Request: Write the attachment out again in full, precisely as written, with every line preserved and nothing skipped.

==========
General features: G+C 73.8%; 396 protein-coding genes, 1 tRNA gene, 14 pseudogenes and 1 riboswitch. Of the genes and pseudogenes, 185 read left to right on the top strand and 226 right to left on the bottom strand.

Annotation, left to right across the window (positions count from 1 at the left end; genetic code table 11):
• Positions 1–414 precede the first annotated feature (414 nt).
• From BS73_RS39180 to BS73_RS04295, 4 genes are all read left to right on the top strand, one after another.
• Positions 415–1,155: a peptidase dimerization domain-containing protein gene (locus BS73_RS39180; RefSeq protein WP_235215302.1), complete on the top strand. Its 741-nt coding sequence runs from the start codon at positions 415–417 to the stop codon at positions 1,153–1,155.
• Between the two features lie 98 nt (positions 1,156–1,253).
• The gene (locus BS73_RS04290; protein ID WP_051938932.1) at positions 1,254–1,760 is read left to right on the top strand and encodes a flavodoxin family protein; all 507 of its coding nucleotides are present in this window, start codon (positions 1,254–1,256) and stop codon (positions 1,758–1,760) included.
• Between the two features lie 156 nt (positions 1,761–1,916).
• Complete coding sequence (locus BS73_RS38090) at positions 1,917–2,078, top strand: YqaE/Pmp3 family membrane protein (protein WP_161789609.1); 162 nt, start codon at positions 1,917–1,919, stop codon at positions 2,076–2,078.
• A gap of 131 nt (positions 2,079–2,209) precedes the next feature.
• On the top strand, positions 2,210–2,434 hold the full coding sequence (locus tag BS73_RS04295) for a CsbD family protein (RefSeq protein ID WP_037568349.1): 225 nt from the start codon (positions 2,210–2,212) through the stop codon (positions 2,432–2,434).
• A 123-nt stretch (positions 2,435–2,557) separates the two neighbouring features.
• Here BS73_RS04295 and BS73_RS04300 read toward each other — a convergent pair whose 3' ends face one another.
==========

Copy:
General features: G+C 73.8%; 396 protein-coding genes, 1 tRNA gene, 14 pseudogenes and 1 riboswitch. Of the genes and pseudogenes, 185 read left to right on the top strand and 226 right to left on the bottom strand.

Annotation, left to right across the window (positions count from 1 at the left end; genetic code table 11):
• Positions 1–414 precede the first annotated feature (414 nt).
• From BS73_RS39180 to BS73_RS04295, 4 genes are all read left to right on the top strand, one after another.
• Positions 415–1,155: a peptidase dimerization domain-containing protein gene (locus BS73_RS39180; RefSeq protein WP_235215302.1), complete on the top strand. Its 741-nt coding sequence runs from the start codon at positions 415–417 to the stop codon at positions 1,153–1,155.
• Between the two features lie 98 nt (positions 1,156–1,253).
• The gene (locus BS73_RS04290; protein ID WP_051938932.1) at positions 1,254–1,760 is read left to right on the top strand and encodes a flavodoxin family protein; all 507 of its coding nucleotides are present in this window, start codon (positions 1,254–1,256) and stop codon (positions 1,758–1,760) included.
• Between the two features lie 156 nt (positions 1,761–1,916).
• Complete coding sequence (locus BS73_RS38090) at positions 1,917–2,078, top strand: YqaE/Pmp3 family membrane protein (protein WP_161789609.1); 162 nt, start codon at positions 1,917–1,919, stop codon at positions 2,076–2,078.
• A gap of 131 nt (positions 2,079–2,209) precedes the next feature.
• On the top strand, positions 2,210–2,434 hold the full coding sequence (locus tag BS73_RS04295) for a CsbD family protein (RefSeq protein ID WP_037568349.1): 225 nt from the start codon (positions 2,210–2,212) through the stop codon (positions 2,432–2,434).
• A 123-nt stretch (positions 2,435–2,557) separates the two neighbouring features.
• Here BS73_RS04295 and BS73_RS04300 read toward each other — a convergent pair whose 3' ends face one another.